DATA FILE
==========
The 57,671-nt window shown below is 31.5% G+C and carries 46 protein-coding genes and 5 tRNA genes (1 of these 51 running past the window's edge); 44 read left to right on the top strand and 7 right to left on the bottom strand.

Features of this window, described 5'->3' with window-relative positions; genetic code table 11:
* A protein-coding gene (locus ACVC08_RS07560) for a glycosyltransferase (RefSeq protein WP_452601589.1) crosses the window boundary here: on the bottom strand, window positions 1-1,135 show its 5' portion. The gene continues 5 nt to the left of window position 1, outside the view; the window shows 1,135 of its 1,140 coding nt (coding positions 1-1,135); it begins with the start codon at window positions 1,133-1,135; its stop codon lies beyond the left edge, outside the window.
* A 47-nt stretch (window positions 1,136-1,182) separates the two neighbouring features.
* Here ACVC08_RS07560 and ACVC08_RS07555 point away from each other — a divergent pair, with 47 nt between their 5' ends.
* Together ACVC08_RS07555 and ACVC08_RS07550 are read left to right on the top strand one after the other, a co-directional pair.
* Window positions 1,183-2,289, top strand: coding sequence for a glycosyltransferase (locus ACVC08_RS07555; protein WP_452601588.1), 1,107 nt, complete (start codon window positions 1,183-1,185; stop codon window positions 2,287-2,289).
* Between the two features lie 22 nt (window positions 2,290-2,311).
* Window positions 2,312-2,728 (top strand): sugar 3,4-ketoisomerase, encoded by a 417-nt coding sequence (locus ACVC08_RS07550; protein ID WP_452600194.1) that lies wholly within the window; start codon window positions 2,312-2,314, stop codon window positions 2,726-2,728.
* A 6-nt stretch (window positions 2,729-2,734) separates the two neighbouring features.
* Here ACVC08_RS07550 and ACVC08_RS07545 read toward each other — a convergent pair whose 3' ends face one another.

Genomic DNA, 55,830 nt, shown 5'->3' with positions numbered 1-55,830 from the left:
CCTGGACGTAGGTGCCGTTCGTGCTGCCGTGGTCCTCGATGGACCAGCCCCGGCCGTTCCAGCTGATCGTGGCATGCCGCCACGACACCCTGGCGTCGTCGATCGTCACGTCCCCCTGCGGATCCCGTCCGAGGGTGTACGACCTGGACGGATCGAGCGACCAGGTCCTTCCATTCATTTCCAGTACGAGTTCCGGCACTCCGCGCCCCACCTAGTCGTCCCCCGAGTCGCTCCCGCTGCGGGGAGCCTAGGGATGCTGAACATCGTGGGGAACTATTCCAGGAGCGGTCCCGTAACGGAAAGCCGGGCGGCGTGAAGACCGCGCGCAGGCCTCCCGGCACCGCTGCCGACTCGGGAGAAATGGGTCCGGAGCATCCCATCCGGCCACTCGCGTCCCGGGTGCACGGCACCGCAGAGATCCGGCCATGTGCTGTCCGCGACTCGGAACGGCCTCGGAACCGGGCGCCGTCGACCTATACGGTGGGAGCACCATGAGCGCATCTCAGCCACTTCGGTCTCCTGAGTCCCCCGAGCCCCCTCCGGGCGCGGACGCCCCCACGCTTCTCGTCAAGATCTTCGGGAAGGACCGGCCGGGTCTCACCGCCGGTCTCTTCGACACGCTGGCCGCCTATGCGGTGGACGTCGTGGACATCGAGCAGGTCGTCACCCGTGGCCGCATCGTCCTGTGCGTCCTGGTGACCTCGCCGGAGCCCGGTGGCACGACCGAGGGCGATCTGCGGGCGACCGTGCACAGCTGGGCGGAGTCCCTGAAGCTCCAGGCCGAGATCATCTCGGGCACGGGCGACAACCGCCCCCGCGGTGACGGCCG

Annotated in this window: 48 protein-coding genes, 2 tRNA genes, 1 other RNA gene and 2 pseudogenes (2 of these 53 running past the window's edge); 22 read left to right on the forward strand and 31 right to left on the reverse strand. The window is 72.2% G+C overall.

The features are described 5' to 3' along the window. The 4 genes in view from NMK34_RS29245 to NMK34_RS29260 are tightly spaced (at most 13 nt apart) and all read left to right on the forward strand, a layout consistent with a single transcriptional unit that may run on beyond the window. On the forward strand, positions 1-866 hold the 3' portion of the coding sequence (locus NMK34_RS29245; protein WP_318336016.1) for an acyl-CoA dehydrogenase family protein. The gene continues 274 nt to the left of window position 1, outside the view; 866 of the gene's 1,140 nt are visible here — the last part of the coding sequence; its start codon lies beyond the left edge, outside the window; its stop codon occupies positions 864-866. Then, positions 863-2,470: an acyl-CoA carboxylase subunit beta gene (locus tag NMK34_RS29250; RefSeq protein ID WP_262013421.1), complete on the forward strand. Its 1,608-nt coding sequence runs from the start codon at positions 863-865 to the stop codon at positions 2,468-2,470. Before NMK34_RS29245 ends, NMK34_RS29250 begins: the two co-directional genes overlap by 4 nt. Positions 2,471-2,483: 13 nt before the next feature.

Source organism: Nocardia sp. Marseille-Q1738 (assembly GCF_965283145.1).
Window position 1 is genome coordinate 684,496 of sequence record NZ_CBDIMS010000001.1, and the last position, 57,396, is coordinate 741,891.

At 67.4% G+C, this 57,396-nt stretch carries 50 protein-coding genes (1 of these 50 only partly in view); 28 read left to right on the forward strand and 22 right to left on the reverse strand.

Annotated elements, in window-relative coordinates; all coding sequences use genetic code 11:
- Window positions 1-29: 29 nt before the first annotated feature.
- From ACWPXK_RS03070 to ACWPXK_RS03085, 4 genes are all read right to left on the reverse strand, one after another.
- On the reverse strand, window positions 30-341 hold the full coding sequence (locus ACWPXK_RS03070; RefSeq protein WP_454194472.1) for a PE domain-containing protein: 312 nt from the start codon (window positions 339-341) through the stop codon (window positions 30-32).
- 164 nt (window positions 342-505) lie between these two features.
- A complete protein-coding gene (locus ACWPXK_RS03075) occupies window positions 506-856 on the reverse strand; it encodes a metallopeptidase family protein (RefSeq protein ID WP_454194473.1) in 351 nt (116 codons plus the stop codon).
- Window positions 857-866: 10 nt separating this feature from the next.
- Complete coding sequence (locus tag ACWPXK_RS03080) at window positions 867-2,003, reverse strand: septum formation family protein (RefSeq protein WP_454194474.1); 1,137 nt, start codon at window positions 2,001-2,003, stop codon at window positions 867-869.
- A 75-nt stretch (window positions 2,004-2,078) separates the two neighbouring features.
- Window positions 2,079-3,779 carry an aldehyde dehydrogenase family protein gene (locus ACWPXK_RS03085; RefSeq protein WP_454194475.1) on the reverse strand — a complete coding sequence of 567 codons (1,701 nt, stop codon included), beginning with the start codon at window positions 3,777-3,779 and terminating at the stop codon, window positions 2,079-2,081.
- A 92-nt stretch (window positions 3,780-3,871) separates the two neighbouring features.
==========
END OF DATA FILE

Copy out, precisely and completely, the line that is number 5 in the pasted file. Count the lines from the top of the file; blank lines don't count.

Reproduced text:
* Here ACVC08_RS07560 and ACVC08_RS07555 point away from each other — a divergent pair, with 47 nt between their 5' ends.